Drug shortages will impact Healthcare…

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Supply chain

Most of us are excited about the changes occurring in healthcare around mobile applications, electronic health records and the advent of social media just to name a few examples. Yet there is a mounting concern with the rise of drug shortages now reported at “178 a 3x rise since 2005!” A look at the FDA web site for drug shortages shows a list of both generics and branded products with the reasons for the shortages (including manufacturing delays, increase in demand, etc.). We’ll look at the background of the industry, the traditional view of supply chain, current factors facing the industry, and what companies can do to ‘improve’ their operations. Recognizing the need to convert your improve your existing operations will be good business and the consequences will directly impact you and I.

Key facts about the industry

According to IMS Health pharmaceuticals sales in 2011 is expected to reach 880 to 890Billion USD, which is a growth of 5 to 7%, and is 1% higher than the 2010 expectations. The current view of the supply chain includes:

Today's supply chain

  • In the US market the top 10 pharmaceutical companies give some 60% of the total US sales.
  • As products come off patent Generics control the prices of these products.
  • The wholesalers may also negotiate prices between the manufacturers and the Pharmacies.

The traditional view of the supply chain

The driver for any supply chain is to offer:

  • Product at a ‘reduced’ cost
  • Faster to market
  • Delivered at a high quality

Apply this to the previous diagram and you can see the challenges that face healthcare. As the view of the patient and pricing for these products are disconnected. This diagram gives you the full view of the Healthcare supply chain:    

 
 
 

The Healthcare Supply Chain

 

Current factors influencing the industry and the Healthcare supply chain

The following factors have influenced the market:

  • Mergers and Acquisitions – have reduced the number of manufacturers as companies have consolidated to make up for the loss in patent expiry and look to increase market share (Merck and Shering Plough, Pfizer and Wyeth, and Teva and Barr Labs are just a few examples)
  • Regulatory issues – it is harder for manufacturing sites to recover from an FDA violation. This delay can lead to drug delivery delays.
  • Government control over pricing – as the cost of healthcare rises many governments are dictating the price of drugs (Spain, Canada, Turkey and Greece). This puts the supplier at a disadvantage to be able to deliver products at these ‘reduced’ prices given the cost for raw materials.
  • Globalization – in response to some of these factors many companies have already moved their operations to off-shore locations. India for API manufacturing.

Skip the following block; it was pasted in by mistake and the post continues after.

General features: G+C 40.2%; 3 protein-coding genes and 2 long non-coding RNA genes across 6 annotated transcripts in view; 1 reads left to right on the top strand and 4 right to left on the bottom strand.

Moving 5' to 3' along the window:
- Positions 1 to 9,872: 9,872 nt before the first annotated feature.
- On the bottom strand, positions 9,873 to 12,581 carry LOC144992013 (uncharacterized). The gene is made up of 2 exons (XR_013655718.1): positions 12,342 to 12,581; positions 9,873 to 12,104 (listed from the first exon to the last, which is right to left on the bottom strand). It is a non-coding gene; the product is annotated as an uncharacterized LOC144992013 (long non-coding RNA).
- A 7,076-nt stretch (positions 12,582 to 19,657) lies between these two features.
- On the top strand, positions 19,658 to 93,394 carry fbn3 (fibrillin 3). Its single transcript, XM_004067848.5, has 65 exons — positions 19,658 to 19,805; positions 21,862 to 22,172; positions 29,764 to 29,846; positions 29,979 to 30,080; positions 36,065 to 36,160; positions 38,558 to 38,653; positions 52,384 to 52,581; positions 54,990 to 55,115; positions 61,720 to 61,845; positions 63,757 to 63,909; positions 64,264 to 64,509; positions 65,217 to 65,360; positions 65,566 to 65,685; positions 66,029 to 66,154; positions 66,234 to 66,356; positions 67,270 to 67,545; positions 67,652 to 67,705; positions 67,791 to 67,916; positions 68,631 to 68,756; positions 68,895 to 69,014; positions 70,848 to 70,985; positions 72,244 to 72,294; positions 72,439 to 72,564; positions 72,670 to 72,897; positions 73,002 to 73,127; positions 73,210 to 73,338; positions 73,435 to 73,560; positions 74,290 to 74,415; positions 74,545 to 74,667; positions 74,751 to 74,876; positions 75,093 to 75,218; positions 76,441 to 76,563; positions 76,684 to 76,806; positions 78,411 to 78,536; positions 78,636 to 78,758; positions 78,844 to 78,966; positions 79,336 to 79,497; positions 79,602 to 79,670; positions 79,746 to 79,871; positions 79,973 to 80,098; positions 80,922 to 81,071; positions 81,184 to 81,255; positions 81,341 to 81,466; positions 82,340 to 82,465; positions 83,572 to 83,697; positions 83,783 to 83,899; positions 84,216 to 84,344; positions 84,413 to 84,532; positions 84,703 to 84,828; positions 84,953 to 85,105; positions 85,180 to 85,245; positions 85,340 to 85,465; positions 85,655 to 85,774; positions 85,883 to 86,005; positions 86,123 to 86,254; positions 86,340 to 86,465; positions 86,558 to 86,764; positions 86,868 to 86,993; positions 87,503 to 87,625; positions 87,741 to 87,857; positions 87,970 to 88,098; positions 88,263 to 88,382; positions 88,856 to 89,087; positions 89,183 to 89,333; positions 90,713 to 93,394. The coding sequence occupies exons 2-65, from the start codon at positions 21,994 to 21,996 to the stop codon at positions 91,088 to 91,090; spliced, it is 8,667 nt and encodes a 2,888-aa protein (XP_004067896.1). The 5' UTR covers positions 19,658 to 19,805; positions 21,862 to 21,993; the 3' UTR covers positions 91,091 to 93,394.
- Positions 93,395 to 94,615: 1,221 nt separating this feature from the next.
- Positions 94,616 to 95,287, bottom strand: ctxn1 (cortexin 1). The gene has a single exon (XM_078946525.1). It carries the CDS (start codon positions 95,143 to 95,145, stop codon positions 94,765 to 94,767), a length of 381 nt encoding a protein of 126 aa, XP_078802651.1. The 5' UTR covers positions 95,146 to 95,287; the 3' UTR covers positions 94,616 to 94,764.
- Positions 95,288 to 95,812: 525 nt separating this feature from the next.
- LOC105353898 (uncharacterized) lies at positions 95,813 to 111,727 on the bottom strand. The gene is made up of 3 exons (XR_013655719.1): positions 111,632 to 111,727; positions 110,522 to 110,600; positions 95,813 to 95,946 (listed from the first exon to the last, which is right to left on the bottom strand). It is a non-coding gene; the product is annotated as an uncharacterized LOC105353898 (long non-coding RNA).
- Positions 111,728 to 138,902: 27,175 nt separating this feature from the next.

• Risk Management – having the ability to ‘view’ any of these problems can lead to drug shortages. Supply chain operations must therefore give this visibility so the right changes can be made.

Taking these factors into account and with a view of the ‘future’ of the healthcare supply chain from Gartner:

The Demand Driven Healthcare Supply chain

How can I ‘improve’ my operations?

I now work with a variety of companies that look for solutions to ‘improve’ their processes. We began his discussion trying to understand why there are so many drug shortages, and I would suggest the following as a means of enhancing your supply chain operations:

  • Refocus business growth and performance across the entire healthcare supply chain. This includes both the patient as providers of healthcare with a C level sponsor that understands that the aspects of healthcare lie outside of your companies boundaries.
  • Collaboration. Look to improve demand from both your suppliers as well as your customers. Provide visibility and metrics that you can mutually share.
  • Leverage IT as an enabler to meet the first two points. Make investments that promote organizational visibility. Specifically analytics solutions that provides management with a view the business as a result of this investment.
  • Governance. This process does not happen overnight. Change management is an ongoing process and you will need leadership and support to sustain these processes as they evolve over time.
  • Invest in skills and talent within your organization. I’m in the IT services business and you would think this takes away from my opportunities. There is a tendency to think that these processes can be solved through off-shore support capability. While this is true I am taking about the need to enhance your folk’s ability to understand the entire healthcare supply chain.

I am convinced healthcare can improve yet the threat of drug shortages can impact any course of treatment if the right products are not available. What I hope to do with this blog post is a summary of the problem and possible solution. I welcome your suggestions or comments to improving this blog post.

Thanks,

Jim

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2 thoughts on “Drug shortages will impact Healthcare…

    alisa1234 said:
    Monday, 28Feb2011 at 9:55 AM

    Drug storage makes a great impact on medication as if it is stored well, then only it is safe otherwise it will be destroyed . Thanks for posting this post.

      Jim Sabogal responded:
      Monday, 28Feb2011 at 10:52 PM

      Yes I agree. I still think there has been an increase in drug shortages that will impact healthcare. Products are just not reaching pharmacies and hospitals. Do you see this trend from your perspective?
      Thanks, Jim

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